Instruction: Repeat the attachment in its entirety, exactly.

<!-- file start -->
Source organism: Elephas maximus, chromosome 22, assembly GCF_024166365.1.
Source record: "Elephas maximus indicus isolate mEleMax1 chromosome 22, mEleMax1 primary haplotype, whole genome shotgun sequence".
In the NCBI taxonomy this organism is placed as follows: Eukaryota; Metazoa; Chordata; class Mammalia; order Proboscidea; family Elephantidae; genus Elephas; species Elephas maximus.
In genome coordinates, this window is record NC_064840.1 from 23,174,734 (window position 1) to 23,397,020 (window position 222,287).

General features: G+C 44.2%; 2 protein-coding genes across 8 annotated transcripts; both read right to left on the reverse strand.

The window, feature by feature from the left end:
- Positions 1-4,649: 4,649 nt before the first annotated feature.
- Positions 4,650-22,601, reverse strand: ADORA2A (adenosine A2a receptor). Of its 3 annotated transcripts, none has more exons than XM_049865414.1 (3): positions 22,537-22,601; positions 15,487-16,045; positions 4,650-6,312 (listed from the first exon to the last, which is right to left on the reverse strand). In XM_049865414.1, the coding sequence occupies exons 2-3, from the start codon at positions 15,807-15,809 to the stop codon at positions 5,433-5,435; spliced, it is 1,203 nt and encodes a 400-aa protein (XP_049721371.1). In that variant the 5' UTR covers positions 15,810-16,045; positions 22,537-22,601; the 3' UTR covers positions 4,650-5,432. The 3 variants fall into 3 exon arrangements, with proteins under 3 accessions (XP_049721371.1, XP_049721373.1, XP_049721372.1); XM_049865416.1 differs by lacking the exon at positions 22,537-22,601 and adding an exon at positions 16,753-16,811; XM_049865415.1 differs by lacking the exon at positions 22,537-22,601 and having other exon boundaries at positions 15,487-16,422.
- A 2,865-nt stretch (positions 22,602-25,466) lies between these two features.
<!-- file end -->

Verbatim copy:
Source organism: Elephas maximus, chromosome 22, assembly GCF_024166365.1.
Source record: "Elephas maximus indicus isolate mEleMax1 chromosome 22, mEleMax1 primary haplotype, whole genome shotgun sequence".
In the NCBI taxonomy this organism is placed as follows: Eukaryota; Metazoa; Chordata; class Mammalia; order Proboscidea; family Elephantidae; genus Elephas; species Elephas maximus.
In genome coordinates, this window is record NC_064840.1 from 23,174,734 (window position 1) to 23,397,020 (window position 222,287).

General features: G+C 44.2%; 2 protein-coding genes across 8 annotated transcripts; both read right to left on the reverse strand.

The window, feature by feature from the left end:
- Positions 1-4,649: 4,649 nt before the first annotated feature.
- Positions 4,650-22,601, reverse strand: ADORA2A (adenosine A2a receptor). Of its 3 annotated transcripts, none has more exons than XM_049865414.1 (3): positions 22,537-22,601; positions 15,487-16,045; positions 4,650-6,312 (listed from the first exon to the last, which is right to left on the reverse strand). In XM_049865414.1, the coding sequence occupies exons 2-3, from the start codon at positions 15,807-15,809 to the stop codon at positions 5,433-5,435; spliced, it is 1,203 nt and encodes a 400-aa protein (XP_049721371.1). In that variant the 5' UTR covers positions 15,810-16,045; positions 22,537-22,601; the 3' UTR covers positions 4,650-5,432. The 3 variants fall into 3 exon arrangements, with proteins under 3 accessions (XP_049721371.1, XP_049721373.1, XP_049721372.1); XM_049865416.1 differs by lacking the exon at positions 22,537-22,601 and adding an exon at positions 16,753-16,811; XM_049865415.1 differs by lacking the exon at positions 22,537-22,601 and having other exon boundaries at positions 15,487-16,422.
- A 2,865-nt stretch (positions 22,602-25,466) lies between these two features.